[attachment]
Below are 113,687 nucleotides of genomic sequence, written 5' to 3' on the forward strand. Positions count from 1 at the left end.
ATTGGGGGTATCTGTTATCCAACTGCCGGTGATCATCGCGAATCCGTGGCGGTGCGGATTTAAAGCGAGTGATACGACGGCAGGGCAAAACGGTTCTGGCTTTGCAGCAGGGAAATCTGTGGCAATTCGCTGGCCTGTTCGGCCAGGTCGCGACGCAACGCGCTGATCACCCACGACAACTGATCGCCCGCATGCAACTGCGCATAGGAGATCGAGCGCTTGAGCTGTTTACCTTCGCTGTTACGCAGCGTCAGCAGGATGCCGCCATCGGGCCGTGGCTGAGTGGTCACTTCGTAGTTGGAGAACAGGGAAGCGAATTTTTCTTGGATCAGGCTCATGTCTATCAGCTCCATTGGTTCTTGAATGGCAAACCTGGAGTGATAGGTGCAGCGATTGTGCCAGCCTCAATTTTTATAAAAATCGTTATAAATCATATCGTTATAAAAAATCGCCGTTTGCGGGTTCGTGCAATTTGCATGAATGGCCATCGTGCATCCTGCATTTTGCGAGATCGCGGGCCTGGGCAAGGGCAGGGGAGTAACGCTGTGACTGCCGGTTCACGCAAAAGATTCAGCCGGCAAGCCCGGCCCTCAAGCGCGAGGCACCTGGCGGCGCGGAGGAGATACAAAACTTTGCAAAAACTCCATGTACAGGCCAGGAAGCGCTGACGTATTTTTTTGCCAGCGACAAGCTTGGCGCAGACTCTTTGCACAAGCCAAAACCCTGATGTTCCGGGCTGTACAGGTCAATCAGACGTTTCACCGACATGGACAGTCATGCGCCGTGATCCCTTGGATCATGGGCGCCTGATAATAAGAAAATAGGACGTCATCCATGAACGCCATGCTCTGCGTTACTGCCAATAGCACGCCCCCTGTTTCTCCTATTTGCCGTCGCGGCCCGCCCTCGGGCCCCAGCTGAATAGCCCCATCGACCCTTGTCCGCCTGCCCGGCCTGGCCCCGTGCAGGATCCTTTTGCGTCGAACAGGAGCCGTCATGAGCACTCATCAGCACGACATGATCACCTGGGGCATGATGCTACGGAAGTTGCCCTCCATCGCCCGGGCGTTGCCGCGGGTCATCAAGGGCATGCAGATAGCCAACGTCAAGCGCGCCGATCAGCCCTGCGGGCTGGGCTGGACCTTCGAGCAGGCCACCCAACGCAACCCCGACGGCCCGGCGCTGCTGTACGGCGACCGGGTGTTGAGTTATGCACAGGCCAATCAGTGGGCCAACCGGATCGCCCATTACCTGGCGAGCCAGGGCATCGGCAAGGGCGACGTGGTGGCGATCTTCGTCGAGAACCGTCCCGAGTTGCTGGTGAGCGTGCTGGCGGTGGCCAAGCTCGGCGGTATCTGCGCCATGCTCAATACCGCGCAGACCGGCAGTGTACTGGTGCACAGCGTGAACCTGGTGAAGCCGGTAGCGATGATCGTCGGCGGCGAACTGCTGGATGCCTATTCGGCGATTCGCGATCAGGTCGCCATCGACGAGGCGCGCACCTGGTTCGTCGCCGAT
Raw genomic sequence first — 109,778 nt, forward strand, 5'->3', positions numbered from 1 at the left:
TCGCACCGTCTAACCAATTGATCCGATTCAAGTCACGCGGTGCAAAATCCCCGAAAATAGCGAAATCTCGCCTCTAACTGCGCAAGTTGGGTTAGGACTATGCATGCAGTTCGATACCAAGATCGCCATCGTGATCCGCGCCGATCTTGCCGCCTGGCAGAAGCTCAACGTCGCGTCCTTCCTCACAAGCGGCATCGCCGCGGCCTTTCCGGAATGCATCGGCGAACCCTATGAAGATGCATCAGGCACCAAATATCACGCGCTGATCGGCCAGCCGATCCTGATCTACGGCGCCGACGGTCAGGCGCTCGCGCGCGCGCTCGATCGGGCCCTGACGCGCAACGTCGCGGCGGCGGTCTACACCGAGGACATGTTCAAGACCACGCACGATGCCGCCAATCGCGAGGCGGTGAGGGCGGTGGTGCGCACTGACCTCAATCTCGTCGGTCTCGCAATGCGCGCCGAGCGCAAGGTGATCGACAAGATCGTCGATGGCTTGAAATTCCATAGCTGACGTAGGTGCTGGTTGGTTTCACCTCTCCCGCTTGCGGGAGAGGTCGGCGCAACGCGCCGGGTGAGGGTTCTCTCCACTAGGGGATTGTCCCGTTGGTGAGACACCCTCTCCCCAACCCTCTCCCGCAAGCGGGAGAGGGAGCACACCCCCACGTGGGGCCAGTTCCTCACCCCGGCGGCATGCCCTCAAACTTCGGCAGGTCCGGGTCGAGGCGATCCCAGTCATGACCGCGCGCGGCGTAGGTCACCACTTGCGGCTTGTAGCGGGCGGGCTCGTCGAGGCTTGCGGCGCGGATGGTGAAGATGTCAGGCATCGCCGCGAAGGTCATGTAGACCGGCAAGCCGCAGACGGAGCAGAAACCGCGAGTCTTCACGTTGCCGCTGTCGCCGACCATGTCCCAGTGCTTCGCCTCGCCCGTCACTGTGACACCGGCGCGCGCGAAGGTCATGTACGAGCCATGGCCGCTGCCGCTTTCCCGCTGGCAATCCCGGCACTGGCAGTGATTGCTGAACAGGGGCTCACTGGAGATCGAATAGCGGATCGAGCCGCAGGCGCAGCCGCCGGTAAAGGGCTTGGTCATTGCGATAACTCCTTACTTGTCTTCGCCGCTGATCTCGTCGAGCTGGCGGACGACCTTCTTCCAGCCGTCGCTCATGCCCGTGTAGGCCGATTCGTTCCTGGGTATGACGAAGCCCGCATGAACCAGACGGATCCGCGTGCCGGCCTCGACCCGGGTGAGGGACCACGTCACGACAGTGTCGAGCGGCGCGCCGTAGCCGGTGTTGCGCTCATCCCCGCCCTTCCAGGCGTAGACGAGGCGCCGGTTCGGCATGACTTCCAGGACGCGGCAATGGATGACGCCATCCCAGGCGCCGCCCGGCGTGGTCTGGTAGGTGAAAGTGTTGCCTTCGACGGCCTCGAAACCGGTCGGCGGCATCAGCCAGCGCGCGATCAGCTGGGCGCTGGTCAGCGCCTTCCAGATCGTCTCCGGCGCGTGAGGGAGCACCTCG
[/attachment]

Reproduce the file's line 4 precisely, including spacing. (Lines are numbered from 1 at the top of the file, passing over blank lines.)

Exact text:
TCGCACCGTCTAACCAATTGATCCGATTCAAGTCACGCGGTGCAAAATCCCCGAAAATAGCGAAATCTCGCCTCTAACTGCGCAAGTTGGGTTAGGACTATGCATGCAGTTCGATACCAAGATCGCCATCGTGATCCGCGCCGATCTTGCCGCCTGGCAGAAGCTCAACGTCGCGTCCTTCCTCACAAGCGGCATCGCCGCGGCCTTTCCGGAATGCATCGGCGAACCCTATGAAGATGCATCAGGCACCAAATATCACGCGCTGATCGGCCAGCCGATCCTGATCTACGGCGCCGACGGTCAGGCGCTCGCGCGCGCGCTCGATCGGGCCCTGACGCGCAACGTCGCGGCGGCGGTCTACACCGAGGACATGTTCAAGACCACGCACGATGCCGCCAATCGCGAGGCGGTGAGGGCGGTGGTGCGCACTGACCTCAATCTCGTCGGTCTCGCAATGCGCGCCGAGCGCAAGGTGATCGACAAGATCGTCGATGGCTTGAAATTCCATAGCTGACGTAGGTGCTGGTTGGTTTCACCTCTCCCGCTTGCGGGAGAGGTCGGCGCAACGCGCCGGGTGAGGGTTCTCTCCACTAGGGGATTGTCCCGTTGGTGAGACACCCTCTCCCCAACCCTCTCCCGCAAGCGGGAGAGGGAGCACACCCCCACGTGGGGCCAGTTCCTCACCCCGGCGGCATGCCCTCAAACTTCGGCAGGTCCGGGTCGAGGCGATCCCAGTCATGACCGCGCGCGGCGTAGGTCACCACTTGCGGCTTGTAGCGGGCGGGCTCGTCGAGGCTTGCGGCGCGGATGGTGAAGATGTCAGGCATCGCCGCGAAGGTCATGTAGACCGGCAAGCCGCAGACGGAGCAGAAACCGCGAGTCTTCACGTTGCCGCTGTCGCCGACCATGTCCCAGTGCTTCGCCTCGCCCGTCACTGTGACACCGGCGCGCGCGAAGGTCATGTACGAGCCATGGCCGCTGCCGCTTTCCCGCTGGCAATCCCGGCACTGGCAGTGATTGCTGAACAGGGGCTCACTGGAGATCGAATAGCGGATCGAGCCGCAGGCGCAGCCGCCGGTAAAGGGCTTGGTCATTGCGATAACTCCTTACTTGTCTTCGCCGCTGATCTCGTCGAGCTGGCGGACGACCTTCTTCCAGCCGTCGCTCATGCCCGTGTAGGCCGATTCGTTCCTGGGTATGACGAAGCCCGCATGAACCAGACGGATCCGCGTGCCGGCCTCGACCCGGGTGAGGGACCACGTCACGACAGTGTCGAGCGGCGCGCCGTAGCCGGTGTTGCGCTCATCCCCGCCCTTCCAGGCGTAGACGAGGCGCCGGTTCGGCATGACTTCCAGGACGCGGCAATGGATGACGCCATCCCAGGCGCCGCCCGGCGTGGTCTGGTAGGTGAAAGTGTTGCCTTCGACGGCCTCGAAACCGGTCGGCGGCATCAGCCAGCGCGCGATCAGCTGGGCGCTGGTCAGCGCCTTCCAGATCGTCTCCGGCGCGTGAGGGAGCACCTCG